Moscow Madge is a recently divorced Facebook troll who had been a part-time CrossFit coach. 

Her most recent political project was throwing a tantrum over military aid to three important U.S. allies—Ukraine, Israel, and that little island near China we’re supposed to pretend to regard with “strategic ambiguity”—and threatening to do in House Speaker Mike Johnson. Johnson called her bluff and we all got to enjoy watching Greene doing in public something she is not accustomed to doing at all: learning. What she learned was that she doesn’t have the kind of power she thought she did. 

These people never do. The rest of us need to learn that lesson. 

Greene and her ilk are, essentially, terrorists. I mean that here as an analogy, although to the extent that they were involved in the events of January 6, 2021, you could say they are a species of regular old terrorists, too. Terrorism works from a simple enough principle: If 99 people can be counted on to follow the rules while one guy is willing to break them, then that one guy actually controls the situation. That’s why the histrionic violence of mass shootings is so terrifying: The killers don’t need organization, or exotic weapons, or coherent ideas, or anything like that. They don’t even need guns. They just have to be willing to do the thing and bear the consequences.

Jihadist suicide bombers and manifesto killers are willing to do the thing and bear the consequences because they are, for the most part, intensely unhappy young men who would prefer to be dead, anyway, and terrorism gives them a way to get dead that feels meaningful. Political nihilists such as Greene are willing to bear the consequences for their shenanigans because those consequences are, from their point of view, pretty low-cost: Greene already is a reviled and detested figure, one who has no reputation to damage, and she doesn’t care at all if she undermines the political position of the Republican Party or damages its policy agenda, because she and others like her—let’s not forget this—hate the Republican Party.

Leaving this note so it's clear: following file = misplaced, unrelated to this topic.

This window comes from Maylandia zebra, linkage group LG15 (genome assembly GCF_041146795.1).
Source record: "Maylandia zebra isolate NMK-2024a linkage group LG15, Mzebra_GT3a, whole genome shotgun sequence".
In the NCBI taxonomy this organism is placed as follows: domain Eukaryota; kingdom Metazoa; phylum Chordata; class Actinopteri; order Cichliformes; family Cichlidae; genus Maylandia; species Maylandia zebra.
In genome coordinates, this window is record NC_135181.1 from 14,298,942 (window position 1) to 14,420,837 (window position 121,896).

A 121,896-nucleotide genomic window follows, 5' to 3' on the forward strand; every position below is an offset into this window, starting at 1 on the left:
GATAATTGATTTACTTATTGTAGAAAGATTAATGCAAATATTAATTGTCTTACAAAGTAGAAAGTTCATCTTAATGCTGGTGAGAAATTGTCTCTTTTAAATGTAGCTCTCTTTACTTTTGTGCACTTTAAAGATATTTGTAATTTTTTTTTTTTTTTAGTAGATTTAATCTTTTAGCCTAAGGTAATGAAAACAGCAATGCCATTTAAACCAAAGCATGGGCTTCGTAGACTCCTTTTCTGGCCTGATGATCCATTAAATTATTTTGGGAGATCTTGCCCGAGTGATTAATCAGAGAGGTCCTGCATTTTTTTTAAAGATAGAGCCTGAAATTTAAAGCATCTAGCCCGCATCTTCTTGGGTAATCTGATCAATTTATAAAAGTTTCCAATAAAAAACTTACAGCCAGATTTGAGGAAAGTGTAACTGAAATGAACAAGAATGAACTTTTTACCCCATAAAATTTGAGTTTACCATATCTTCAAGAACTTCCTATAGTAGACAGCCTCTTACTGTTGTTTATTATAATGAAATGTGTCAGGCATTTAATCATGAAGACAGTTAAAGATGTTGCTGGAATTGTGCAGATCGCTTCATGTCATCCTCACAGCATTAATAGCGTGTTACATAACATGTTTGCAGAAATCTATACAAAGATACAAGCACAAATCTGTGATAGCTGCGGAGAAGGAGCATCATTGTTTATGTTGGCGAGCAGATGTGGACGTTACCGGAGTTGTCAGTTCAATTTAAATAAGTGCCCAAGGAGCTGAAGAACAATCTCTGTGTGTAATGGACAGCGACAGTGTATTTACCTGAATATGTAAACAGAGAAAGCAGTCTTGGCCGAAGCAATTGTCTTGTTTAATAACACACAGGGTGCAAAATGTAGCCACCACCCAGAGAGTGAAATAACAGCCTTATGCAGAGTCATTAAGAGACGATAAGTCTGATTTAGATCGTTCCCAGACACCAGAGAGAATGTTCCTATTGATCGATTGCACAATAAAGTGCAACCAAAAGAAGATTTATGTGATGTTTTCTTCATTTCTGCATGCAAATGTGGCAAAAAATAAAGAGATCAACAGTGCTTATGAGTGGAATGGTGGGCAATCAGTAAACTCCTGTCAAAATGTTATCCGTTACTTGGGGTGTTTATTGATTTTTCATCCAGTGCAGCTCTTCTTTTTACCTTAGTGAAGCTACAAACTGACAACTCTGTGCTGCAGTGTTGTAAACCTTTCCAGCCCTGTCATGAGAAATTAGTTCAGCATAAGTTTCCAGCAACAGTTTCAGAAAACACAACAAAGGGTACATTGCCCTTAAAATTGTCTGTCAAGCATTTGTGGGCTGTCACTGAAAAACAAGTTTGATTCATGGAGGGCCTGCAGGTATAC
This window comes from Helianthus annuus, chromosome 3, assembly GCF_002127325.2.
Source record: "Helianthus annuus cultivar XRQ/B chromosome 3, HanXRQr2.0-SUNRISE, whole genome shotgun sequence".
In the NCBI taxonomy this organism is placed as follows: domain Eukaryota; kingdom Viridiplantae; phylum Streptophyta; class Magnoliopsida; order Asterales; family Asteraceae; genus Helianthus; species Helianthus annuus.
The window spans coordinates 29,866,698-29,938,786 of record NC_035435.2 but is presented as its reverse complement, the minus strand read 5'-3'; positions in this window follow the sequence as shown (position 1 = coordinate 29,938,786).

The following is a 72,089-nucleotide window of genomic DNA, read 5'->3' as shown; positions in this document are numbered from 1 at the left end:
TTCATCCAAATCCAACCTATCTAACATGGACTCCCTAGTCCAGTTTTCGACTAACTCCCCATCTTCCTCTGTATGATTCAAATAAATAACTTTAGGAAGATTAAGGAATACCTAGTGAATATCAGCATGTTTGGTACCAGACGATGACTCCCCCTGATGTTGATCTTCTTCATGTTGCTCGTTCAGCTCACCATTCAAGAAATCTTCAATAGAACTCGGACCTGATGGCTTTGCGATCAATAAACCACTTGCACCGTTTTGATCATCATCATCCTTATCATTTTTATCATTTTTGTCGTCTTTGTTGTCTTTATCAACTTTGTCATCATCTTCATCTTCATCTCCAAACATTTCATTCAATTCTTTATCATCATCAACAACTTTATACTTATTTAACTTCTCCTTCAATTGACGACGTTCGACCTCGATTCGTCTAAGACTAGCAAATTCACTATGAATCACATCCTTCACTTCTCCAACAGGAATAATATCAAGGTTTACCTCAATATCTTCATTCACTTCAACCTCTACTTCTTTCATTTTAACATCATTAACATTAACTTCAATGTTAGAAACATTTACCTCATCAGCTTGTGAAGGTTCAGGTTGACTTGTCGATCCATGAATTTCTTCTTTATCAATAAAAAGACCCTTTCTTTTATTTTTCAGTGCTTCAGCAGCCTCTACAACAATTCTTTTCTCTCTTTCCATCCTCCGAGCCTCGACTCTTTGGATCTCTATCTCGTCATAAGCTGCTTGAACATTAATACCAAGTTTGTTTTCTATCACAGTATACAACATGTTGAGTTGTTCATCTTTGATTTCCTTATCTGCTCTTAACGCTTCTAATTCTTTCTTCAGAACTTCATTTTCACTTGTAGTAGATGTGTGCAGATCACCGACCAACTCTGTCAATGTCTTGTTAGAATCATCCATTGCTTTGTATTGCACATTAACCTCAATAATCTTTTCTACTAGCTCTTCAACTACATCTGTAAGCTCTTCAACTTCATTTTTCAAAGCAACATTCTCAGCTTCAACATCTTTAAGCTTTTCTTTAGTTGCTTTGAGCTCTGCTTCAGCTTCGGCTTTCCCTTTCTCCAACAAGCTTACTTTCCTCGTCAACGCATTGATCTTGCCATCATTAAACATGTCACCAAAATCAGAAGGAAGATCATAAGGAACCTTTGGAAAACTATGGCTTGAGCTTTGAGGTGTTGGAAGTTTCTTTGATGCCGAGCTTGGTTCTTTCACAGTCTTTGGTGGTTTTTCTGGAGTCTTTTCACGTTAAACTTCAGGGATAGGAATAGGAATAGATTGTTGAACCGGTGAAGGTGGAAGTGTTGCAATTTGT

Rep. Alexandria Ocasio-Cortez and her kind might be useful rhetorical foils, but the Squad and the Peckerwoods—Greene’s gang needs a catchy gang name, and now they have one—are playing the same game, and they need each other to keep the game going. The people Reps. Greene, Gosar, et al. hate are Republicans: Mitch McConnell, Mitt Romney, the legislative ghost of Paul Ryan, the Reaganites, conservatives, etc. Like the Tea Party movement before it, the Trumpist movement is, first and foremost, an alternative to the mainstream Republicans.

Or, rather, that’s what it was: Having won the field, the Trumpists now are the Republican Party. Mike Johnson—and you can count me right the hell out of his Dispatch “Strange New Respect” caucus—is one of them. He may not be as dumb as Marjorie Taylor Greene or as likely to give you a handjob in public as Rep. Lauren Boebert, but he’s 100 percent organic, non-GMO Peckerwood. Nevertheless, according to the rules of the Peckerwood game, he’s structurally the enemy: Peckerwoods, once they achieve positions such as speaker of the House, cease to be Peckerwoods, and become the Establishment. Remember, this isn’t politics—this is therapeutic storytelling, and the Peckerwoods have only the one story: “We, the Real Americans, have been betrayed, once again, by the Establishment.” That’s their whole thing. 

If you can think more than 48 hours into the future, you can see the problem with this style of pseudopolitics: They have to win elections while losing every policy fight and every major vote. Those of you who are old enough to remember normal politics know that it looked a little bit different from that.